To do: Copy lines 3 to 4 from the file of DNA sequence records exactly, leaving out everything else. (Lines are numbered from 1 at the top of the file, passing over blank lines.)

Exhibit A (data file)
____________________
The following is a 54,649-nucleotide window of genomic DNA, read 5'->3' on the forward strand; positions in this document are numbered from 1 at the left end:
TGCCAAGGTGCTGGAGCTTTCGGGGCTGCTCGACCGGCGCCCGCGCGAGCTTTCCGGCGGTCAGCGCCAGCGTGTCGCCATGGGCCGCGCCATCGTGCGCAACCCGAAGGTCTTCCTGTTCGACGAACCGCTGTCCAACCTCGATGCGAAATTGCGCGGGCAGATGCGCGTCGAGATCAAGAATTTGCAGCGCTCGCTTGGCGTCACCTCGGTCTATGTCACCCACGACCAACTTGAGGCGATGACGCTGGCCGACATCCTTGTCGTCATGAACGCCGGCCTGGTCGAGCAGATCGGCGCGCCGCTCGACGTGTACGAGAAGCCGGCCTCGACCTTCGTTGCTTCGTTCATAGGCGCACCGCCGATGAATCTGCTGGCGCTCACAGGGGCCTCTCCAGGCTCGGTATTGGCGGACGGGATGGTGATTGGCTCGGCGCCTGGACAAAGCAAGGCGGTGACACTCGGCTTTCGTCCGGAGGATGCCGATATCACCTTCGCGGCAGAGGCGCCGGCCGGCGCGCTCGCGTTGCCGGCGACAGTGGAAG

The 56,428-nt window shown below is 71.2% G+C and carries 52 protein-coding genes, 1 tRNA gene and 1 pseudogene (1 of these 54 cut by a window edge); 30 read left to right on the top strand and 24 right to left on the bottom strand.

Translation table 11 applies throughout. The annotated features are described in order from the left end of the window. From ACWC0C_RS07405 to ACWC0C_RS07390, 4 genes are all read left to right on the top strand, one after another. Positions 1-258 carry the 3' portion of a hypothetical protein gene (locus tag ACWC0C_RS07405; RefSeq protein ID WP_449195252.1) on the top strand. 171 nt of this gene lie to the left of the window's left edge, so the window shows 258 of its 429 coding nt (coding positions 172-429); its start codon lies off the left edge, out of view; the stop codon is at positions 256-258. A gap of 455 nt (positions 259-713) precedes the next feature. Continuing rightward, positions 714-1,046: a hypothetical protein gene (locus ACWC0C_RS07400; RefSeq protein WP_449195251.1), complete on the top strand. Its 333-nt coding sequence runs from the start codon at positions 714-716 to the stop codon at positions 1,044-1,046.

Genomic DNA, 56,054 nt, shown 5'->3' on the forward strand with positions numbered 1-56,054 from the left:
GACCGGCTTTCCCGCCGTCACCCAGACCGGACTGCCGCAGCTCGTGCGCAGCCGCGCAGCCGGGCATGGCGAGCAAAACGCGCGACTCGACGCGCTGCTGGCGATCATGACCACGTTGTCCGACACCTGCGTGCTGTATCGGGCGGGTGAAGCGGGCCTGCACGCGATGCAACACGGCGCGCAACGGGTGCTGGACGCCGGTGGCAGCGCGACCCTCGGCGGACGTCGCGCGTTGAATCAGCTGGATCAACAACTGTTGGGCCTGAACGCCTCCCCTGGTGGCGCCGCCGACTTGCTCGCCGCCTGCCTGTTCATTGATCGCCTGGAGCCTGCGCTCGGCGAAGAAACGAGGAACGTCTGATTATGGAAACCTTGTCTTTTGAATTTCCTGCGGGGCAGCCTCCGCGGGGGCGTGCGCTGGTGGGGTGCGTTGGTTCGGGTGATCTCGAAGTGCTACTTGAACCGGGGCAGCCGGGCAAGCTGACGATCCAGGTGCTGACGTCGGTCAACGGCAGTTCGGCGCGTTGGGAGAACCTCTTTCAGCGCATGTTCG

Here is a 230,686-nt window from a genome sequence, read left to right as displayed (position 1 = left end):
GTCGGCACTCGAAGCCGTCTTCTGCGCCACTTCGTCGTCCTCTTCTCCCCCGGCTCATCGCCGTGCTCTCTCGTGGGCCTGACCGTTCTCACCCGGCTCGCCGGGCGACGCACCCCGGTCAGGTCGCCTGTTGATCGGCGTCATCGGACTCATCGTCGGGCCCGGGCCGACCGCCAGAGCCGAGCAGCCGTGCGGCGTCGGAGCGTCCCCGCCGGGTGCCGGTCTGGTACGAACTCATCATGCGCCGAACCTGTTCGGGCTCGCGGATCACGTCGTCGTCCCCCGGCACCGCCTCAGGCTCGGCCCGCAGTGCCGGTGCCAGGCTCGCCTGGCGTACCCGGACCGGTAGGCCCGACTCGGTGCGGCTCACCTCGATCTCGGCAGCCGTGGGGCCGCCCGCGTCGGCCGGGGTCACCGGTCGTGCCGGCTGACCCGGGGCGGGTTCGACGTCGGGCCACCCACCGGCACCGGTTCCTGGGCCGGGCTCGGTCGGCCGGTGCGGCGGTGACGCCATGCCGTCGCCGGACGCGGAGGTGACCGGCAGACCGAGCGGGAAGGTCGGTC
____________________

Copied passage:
The 56,428-nt window shown below is 71.2% G+C and carries 52 protein-coding genes, 1 tRNA gene and 1 pseudogene (1 of these 54 cut by a window edge); 30 read left to right on the top strand and 24 right to left on the bottom strand.

Translation table 11 applies throughout. The annotated features are described in order from the left end of the window. From ACWC0C_RS07405 to ACWC0C_RS07390, 4 genes are all read left to right on the top strand, one after another. Positions 1-258 carry the 3' portion of a hypothetical protein gene (locus tag ACWC0C_RS07405; RefSeq protein ID WP_449195252.1) on the top strand. 171 nt of this gene lie to the left of the window's left edge, so the window shows 258 of its 429 coding nt (coding positions 172-429); its start codon lies off the left edge, out of view; the stop codon is at positions 256-258. A gap of 455 nt (positions 259-713) precedes the next feature. Continuing rightward, positions 714-1,046: a hypothetical protein gene (locus ACWC0C_RS07400; RefSeq protein WP_449195251.1), complete on the top strand. Its 333-nt coding sequence runs from the start codon at positions 714-716 to the stop codon at positions 1,044-1,046.